I can now listen to music in complete darkness with the iPad mini in my hand to adjust volume, mute, input selection, etc...and the commands work instantaneously  :thumb:. There is absolutely no delay. If you are fed up with having multiple remotes and want to design your own universal remote, or even multiple remotes on your iPad, iPhone, or Android compatible device, I see no other option than a Global Cache gateway hardware combined with iRule as the software. All your remotes you design are saved in a 'cloud' and all you need is a Gmail account. The cost? The Global Cache units run about $100, and fit in the palm of your hand. The iRule software has 2 versions, an intro version and pro version. The Pro version is $100 and is strongly recommended if you have multiple panels for different remote configurations, need 2 way communication, etc... It is what I use.

I hope this is of some use for you all...and if you are coming to RMAF, I will bring my iPad mini and you can see what my remote(s) look like.

See this video for an intro tutorial: http://www.youtube.com/watch?v=yaMZWTYwLxk

Best,
 
Anand
« Last Edit: 20 Sep 2013, 10:20 am by poseidonsvoice »

brj

Re: iRule and Global Cache for Universal Remote Control
« Reply #1 on: 24 Sep 2013, 05:28 pm »
Very nice, Anand - thanks for posting!

As much as I love the phone/tablet concept for media manipulation, I confess that I'm still a fan of hard buttons for the simplest, most common commands like volume and mute.  As a result, I've only ever looked at IR repeater type setups when in this situation previously, ala the rather clean looking Sewell wall-plate mounted receiver unit or the more old-school BlastIR version.  It's been a while since I've had to deal with such a situation, however, and I've personally used neither of these products.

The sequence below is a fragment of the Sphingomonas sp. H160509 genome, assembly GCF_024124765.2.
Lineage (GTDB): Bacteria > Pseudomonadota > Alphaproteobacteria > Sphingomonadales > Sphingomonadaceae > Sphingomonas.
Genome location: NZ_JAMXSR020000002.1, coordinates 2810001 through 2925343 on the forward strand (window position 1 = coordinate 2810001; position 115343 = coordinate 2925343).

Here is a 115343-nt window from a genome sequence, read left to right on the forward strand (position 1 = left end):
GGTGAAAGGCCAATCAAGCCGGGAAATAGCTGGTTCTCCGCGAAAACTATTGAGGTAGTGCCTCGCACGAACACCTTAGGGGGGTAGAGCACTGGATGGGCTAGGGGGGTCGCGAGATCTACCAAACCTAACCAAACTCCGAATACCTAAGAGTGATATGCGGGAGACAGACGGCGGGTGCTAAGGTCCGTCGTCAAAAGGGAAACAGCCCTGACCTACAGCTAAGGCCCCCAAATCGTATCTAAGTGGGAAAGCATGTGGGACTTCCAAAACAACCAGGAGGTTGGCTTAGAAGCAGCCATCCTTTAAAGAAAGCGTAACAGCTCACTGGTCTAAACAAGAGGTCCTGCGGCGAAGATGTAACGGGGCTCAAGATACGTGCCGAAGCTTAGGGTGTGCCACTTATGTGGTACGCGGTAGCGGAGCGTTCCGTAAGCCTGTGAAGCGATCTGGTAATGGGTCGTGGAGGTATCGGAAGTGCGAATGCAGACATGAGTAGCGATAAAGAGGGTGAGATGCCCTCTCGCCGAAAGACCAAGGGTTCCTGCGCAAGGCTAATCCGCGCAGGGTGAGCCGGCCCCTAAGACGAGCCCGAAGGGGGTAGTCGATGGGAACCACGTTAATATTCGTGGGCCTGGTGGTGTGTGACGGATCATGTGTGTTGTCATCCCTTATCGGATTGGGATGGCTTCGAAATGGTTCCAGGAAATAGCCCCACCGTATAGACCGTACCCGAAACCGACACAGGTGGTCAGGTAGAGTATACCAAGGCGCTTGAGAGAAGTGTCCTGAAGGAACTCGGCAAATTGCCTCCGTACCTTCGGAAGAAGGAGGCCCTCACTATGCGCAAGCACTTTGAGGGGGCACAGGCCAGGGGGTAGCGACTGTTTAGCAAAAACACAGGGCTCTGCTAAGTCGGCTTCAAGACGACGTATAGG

That said, I do like the flexibility your new solution provides.  Thanks for going to the effort to summarize all your research!

(RedEye was a company that I'd watched for a while. I was disappointed to see them fold.)

poseidonsvoice

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Re: iRule and Global Cache for Universal Remote Control
« Reply #2 on: 25 Sep 2013, 12:42 am »
brj,

Thanks for posting. Compared to what is usually reviewed here, I realized soon that reviewing a 'remote' on a site that is primarily 2 channel focused was well...lame! In any case, just like getting used to a digital based server versus popping cd's in their trays, the concept of having a hard buttoned remote was easy for me to overcome. In addition my room has become quite custom and using IR repeaters would have been a shame given the technology of a completely wireless universal remote is available now and it is only getting better and better. I say give it a try as the cost of this convenience is small compared to what we usually spend as audiophiles.


Best,
Anand.